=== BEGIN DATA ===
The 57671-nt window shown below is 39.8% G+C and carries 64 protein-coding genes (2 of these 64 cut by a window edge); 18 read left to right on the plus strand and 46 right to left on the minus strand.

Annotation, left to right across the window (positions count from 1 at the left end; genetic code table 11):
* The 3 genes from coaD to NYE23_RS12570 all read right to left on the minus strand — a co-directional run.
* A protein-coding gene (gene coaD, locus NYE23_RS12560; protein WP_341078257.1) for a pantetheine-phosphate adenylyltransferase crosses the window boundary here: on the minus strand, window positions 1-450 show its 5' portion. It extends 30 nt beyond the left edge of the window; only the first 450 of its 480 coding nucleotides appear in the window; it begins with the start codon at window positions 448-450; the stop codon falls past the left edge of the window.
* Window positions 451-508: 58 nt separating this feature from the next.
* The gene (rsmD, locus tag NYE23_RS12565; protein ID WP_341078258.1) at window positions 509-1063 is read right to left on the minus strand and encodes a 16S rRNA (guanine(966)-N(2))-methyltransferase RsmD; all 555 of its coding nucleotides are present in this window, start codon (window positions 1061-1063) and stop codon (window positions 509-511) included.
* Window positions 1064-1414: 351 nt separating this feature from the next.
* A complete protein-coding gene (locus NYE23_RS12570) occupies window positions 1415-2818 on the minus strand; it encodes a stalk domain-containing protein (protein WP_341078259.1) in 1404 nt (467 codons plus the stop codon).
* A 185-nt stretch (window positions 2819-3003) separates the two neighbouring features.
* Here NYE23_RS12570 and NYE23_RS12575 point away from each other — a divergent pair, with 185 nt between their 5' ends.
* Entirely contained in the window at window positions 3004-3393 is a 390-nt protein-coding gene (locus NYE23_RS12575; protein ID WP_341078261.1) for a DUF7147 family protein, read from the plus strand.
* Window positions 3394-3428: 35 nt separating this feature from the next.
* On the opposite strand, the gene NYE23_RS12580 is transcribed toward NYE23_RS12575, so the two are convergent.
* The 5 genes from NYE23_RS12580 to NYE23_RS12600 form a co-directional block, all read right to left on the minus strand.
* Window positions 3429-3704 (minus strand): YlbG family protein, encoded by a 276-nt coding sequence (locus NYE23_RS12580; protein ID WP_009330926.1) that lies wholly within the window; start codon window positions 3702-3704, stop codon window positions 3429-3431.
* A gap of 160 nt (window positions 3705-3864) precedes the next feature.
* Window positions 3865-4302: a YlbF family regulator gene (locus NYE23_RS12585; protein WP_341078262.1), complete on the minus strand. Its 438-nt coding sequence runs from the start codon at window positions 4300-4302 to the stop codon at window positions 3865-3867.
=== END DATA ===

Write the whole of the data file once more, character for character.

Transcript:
The 57671-nt window shown below is 39.8% G+C and carries 64 protein-coding genes (2 of these 64 cut by a window edge); 18 read left to right on the plus strand and 46 right to left on the minus strand.

Annotation, left to right across the window (positions count from 1 at the left end; genetic code table 11):
* The 3 genes from coaD to NYE23_RS12570 all read right to left on the minus strand — a co-directional run.
* A protein-coding gene (gene coaD, locus NYE23_RS12560; protein WP_341078257.1) for a pantetheine-phosphate adenylyltransferase crosses the window boundary here: on the minus strand, window positions 1-450 show its 5' portion. It extends 30 nt beyond the left edge of the window; only the first 450 of its 480 coding nucleotides appear in the window; it begins with the start codon at window positions 448-450; the stop codon falls past the left edge of the window.
* Window positions 451-508: 58 nt separating this feature from the next.
* The gene (rsmD, locus tag NYE23_RS12565; protein ID WP_341078258.1) at window positions 509-1063 is read right to left on the minus strand and encodes a 16S rRNA (guanine(966)-N(2))-methyltransferase RsmD; all 555 of its coding nucleotides are present in this window, start codon (window positions 1061-1063) and stop codon (window positions 509-511) included.
* Window positions 1064-1414: 351 nt separating this feature from the next.
* A complete protein-coding gene (locus NYE23_RS12570) occupies window positions 1415-2818 on the minus strand; it encodes a stalk domain-containing protein (protein WP_341078259.1) in 1404 nt (467 codons plus the stop codon).
* A 185-nt stretch (window positions 2819-3003) separates the two neighbouring features.
* Here NYE23_RS12570 and NYE23_RS12575 point away from each other — a divergent pair, with 185 nt between their 5' ends.
* Entirely contained in the window at window positions 3004-3393 is a 390-nt protein-coding gene (locus NYE23_RS12575; protein ID WP_341078261.1) for a DUF7147 family protein, read from the plus strand.
* Window positions 3394-3428: 35 nt separating this feature from the next.
* On the opposite strand, the gene NYE23_RS12580 is transcribed toward NYE23_RS12575, so the two are convergent.
* The 5 genes from NYE23_RS12580 to NYE23_RS12600 form a co-directional block, all read right to left on the minus strand.
* Window positions 3429-3704 (minus strand): YlbG family protein, encoded by a 276-nt coding sequence (locus NYE23_RS12580; protein ID WP_009330926.1) that lies wholly within the window; start codon window positions 3702-3704, stop codon window positions 3429-3431.
* A gap of 160 nt (window positions 3705-3864) precedes the next feature.
* Window positions 3865-4302: a YlbF family regulator gene (locus NYE23_RS12585; protein WP_341078262.1), complete on the minus strand. Its 438-nt coding sequence runs from the start codon at window positions 4300-4302 to the stop codon at window positions 3865-3867.